I think what the article is trying to talk about in the end is really just story telling, i.e. how deep of a story does a game need to be good? And all I really can say about that is: It depends. Some games are fine with no story (Uno), some do fine with a minimal amount of story (Mario) and other are pretty much all story (MonkeyIsland).

Gameplay All (4, Insightful)

Manip (656104) | more than 4 years ago | (#26228769)

I guess what it really comes down to is if the gameplay is good?

We've had highly immersive games (e.g. Half Life 2) that have been great. But we've also had many with as good or better technology that have been terrible.

2D games aren't good just because they're 2D; they're good because the development team has to get really good gameplay in order to draw people in.

A lot of the recent bad games are the result of EA and other big companies stamp pressing out generic titles improving the technology ever so slightly each time.

They spend no time improving the gameplay. In fact new and original gameplay is against their business model (too "high risk").

The real problem with the gaming industry is too few risk takers. As small companies are by their nature risk takers that translates directly into the conclusion that there is too few small developers and too many large ones.

Re:Gameplay All (1)

philspear (1142299) | more than 4 years ago | (#26230245)

I agree, there's a lot of peripheral debate when it comes to games about everything except quality. The suggestion that "game developers are putting more effort into immersion than they should" is ridiculous. It's a side issue. Game developers should be putting more effort into games, there's no secret formula to it. Most of the games on the wii can barely be called games, their model seems to be "So many people own a wii that if only %1 of them buy it without knowing how crappy it is, and we spend less than a thousand dollars developing it, we will make millions!" They NEED to be making serious efforts.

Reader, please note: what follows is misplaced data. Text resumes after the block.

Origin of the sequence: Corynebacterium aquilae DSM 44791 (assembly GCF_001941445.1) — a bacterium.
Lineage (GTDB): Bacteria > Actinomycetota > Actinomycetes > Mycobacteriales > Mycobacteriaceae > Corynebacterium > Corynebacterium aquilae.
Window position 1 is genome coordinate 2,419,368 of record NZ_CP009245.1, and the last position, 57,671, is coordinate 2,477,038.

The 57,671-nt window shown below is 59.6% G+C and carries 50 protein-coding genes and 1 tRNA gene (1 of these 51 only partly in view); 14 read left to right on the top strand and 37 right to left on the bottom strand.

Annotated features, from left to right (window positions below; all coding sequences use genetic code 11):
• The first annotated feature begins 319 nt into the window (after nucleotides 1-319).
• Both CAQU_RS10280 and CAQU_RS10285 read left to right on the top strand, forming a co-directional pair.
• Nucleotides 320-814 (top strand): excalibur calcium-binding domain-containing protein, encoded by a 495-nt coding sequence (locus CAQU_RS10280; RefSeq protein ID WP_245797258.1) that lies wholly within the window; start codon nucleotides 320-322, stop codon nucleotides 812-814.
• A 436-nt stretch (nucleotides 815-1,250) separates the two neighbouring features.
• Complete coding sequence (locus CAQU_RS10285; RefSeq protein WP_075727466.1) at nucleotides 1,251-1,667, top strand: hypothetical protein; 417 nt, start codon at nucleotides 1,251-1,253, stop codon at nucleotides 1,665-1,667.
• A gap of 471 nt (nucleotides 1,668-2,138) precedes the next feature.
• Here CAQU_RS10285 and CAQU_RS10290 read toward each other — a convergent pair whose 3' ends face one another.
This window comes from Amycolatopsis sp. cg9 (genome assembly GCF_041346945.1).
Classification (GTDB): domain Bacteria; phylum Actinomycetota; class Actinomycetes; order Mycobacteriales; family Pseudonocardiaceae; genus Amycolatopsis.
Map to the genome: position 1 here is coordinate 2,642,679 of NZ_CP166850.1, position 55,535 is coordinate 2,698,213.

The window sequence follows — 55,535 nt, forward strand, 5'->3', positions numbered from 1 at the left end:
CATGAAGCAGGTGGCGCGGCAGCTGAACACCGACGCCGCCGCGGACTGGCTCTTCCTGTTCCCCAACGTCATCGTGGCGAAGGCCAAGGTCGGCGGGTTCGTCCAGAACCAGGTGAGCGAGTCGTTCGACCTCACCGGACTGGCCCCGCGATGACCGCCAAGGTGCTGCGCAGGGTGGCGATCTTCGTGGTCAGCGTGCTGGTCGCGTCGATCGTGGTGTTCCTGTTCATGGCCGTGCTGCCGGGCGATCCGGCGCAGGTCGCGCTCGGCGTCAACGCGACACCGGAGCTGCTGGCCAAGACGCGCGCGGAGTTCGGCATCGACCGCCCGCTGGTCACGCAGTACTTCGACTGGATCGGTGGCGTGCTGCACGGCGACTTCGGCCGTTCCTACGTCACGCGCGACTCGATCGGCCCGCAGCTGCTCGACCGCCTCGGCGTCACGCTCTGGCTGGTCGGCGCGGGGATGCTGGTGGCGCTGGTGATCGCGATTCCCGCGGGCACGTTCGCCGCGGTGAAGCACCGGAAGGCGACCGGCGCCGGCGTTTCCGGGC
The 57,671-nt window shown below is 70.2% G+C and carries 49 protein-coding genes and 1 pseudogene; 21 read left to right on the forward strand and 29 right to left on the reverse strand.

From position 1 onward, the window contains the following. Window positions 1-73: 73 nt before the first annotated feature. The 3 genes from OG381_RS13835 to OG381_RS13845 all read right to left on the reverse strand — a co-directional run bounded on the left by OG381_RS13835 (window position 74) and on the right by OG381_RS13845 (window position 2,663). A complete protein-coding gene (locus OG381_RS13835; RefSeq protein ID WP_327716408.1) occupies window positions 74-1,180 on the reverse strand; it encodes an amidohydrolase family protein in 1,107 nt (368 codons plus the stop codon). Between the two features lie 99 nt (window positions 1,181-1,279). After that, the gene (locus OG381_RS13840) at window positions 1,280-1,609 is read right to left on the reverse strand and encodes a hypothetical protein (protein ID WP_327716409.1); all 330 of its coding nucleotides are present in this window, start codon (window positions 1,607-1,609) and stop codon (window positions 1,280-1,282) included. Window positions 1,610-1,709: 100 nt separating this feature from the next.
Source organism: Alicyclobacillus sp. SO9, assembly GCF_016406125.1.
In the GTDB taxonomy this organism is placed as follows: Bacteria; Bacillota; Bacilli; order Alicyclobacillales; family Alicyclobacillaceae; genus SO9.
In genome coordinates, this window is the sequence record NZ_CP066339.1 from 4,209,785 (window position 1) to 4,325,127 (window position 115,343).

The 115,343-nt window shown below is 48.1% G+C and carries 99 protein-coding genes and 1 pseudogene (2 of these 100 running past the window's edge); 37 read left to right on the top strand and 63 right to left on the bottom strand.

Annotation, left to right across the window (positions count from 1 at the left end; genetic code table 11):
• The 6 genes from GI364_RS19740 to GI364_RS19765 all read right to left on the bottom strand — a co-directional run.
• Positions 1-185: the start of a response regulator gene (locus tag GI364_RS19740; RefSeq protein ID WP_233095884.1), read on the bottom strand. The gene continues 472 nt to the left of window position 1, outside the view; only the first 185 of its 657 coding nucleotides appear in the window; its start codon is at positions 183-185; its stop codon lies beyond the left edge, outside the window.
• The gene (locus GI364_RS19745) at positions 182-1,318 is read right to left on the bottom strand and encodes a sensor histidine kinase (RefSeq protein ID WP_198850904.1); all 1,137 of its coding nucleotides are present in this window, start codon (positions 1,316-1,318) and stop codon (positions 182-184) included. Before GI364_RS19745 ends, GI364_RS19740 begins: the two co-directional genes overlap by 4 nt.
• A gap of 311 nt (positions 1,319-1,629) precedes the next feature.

Simulation? (0, Insightful)

Anonymous Coward | more than 4 years ago | (#26228833)

The real problem of "simulations" is that they are not simulations at all. Apart from graphics, the "world" in most games is completely artificial, to a point where it is ridiculous. Their gameplay adopt the point of view of a child, who is used to be the center of the world, and NPC interaction just doesn't make sense for an adult.

Another problem is the fact that stories in most games are at the level of a child's book. There is rarely social or political comments and NPC are completely shallow. Seriously, how can this interest an (older) adult?

Basically, games are still made for 13-25 years old males, who are now a minority in gaming. It's not that a majority of people want only something to relax, after all a lot of "casual" games are more challenging than the average First Person RPG or FPS, it's just that most "simulations" are laughable from an adult point of view.

Re:Simulation? (1)

MaxShaw (1151993) | more than 4 years ago | (#26229243)

You need a round of Pathologic [] . It addresses every concern you've mentioned there, at the expense of being unapproachable even by most "hardcore" gamers' standards.

Wii vs Immersion (5, Insightful)

Killer Orca (1373645) | more than 4 years ago | (#26228835)

Wouldn't the usage of the Wii's motion controls be an example of physical immersion? Also people who buy Wiis play more often with people in the same room, not across a connection.

Re:Wii vs Immersion (1)

mabinogi (74033) | more than 4 years ago | (#26228867)

Also people who buy Wiis play more often with people in the same room, not across a connection.

Only because there are no Local Co-Op games for PS3 and XBox 360.